To make a new entrant stand out in Adelaide’s highly competitive pizza scene, some serious graphic design is required.
Designing Etica: Pizza al Taglio
When Federico and Mel Pisanelli opened their first venture – the much-loved Etica, which sells Napoli-style pizza – they did pretty much everything themselves, from the design to some of the building works.
But for second restaurant Etica: Pizza al Taglio, the couple didn’t just introduce a different style of pizza from Rome, they also brought on board more collaborators – including graphic designer Carlo Jensen of Peculiar Familia.
For Pizza al Taglio though, Federico and Mel were looking for something different.
The couple were working closely with Oxigen‘s James Hayter on the architecture of the restaurant, which incorporates the now much-discussed hanging cow, included to make diners more informed about the methods via which their food arrives on their plate. But they wanted Carlo to push his design for things like the menu, pizza boxes, and some interior dressing in a different direction.
“It’s an interesting one because normally I work quite closely with the architect and try to make everything have the same visual language,” says Carlo.
“This was kind of the opposite of that – the architect had a very specific vision, but then Fed and Mel had their own specific vision as well, and they kind of wanted heaps of contrast to come from the branding.”
So while Pizza al Tagio’s Oxigen-designed interior features a lot of glass, natural materials, and a darker, mature colour palette, as well as an entirely locally-sourced fit-out, Carlo was encouraged to create an identity almost entirely independently.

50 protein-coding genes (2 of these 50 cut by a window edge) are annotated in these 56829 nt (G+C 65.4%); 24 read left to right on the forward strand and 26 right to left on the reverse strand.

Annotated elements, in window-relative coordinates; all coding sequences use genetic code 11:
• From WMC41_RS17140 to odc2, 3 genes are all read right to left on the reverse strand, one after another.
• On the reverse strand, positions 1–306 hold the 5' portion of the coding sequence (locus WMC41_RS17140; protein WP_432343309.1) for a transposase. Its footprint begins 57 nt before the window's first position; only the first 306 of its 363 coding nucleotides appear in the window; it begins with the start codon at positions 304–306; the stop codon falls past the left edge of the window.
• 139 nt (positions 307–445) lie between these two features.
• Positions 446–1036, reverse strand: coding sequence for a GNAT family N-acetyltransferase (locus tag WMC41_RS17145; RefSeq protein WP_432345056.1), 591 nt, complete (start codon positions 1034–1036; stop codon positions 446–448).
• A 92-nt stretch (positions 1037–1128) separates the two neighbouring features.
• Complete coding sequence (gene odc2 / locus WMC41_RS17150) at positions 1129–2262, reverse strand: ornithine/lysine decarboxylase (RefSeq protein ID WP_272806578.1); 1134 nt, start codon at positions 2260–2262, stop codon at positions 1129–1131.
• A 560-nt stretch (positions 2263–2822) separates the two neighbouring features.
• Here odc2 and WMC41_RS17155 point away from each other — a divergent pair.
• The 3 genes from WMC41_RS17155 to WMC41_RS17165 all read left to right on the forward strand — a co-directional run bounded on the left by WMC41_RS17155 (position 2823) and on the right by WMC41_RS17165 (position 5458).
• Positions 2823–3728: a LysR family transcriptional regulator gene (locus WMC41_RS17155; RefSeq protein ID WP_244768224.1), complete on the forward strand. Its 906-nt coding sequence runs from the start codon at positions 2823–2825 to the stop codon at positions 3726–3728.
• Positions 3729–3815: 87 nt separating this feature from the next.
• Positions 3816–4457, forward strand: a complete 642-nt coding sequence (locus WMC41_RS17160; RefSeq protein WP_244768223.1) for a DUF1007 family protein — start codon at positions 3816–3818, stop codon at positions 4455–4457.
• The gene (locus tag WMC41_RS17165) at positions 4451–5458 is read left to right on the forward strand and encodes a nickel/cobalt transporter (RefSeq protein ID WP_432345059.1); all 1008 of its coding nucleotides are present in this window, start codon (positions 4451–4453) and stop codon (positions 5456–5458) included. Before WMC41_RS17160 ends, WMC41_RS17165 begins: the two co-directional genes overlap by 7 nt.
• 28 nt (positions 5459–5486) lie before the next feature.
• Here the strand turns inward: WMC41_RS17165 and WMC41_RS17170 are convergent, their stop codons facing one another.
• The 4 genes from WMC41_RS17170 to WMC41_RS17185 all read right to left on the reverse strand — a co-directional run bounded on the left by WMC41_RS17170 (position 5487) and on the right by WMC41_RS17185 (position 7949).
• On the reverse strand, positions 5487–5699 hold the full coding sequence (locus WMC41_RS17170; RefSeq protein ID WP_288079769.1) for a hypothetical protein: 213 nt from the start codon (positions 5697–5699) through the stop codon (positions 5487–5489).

So – he turned to the streets of Italy.
“Italian shop front and street signage is amazing,” he says. “There is so much cool typography, ranging from like really whacky naïve stuff, through to almost Fascist typefaces from the war era, through to weirdo modernist stuff – there’s just some whacky fonts they use over there and it’s great.
“The logo was based on an existing sign from the ‘40s or something – it wasn’t like a full alphabet that I found, there was only a few letters and then I had to basically make up the other characters.”
The logo appears on coffee cups, business cards, and on the brightly coloured pizza takeaway boxes that pop out from the restaurant’s interior.
The contents of those books also had an influence on a big neon installation that Carlo designed to adorn one of the restaurant’s walls.
“That neon was sort of a collaborative effort between me and the client,” says Carlo.
“I said, ‘some sort of abstract shaped neon would be pretty cool in that space’, and then they were thinking about making it trace the road from Rome to Naples to signify the journey between the two different restaurants and the two different styles of pizza.
“And at the end there’s the two little wrought iron signs – one says Rome, one says Naples, and they were a bit inspired by some more typography I’d seen in those books.”
While the branding and neon provide contrast, there are some parts of Carlo’s design that do play off and work with the existing context of the restaurant.
“The menu – there was only really one place to do a menu, and it turned out the surface was magnetic, so I think it’s a piece of steel or something that was already there,” says Carlo.
“So I created magnetic letters for the menu – that was a complete custom font that was created and then laser cut out of acrylic and stuck on the magnetic material.”
In its mix of contrast and context, Pizza al Taglio’s design is just right for Mel and Federico’s approach to hospitality – thoughtful, but also a good time.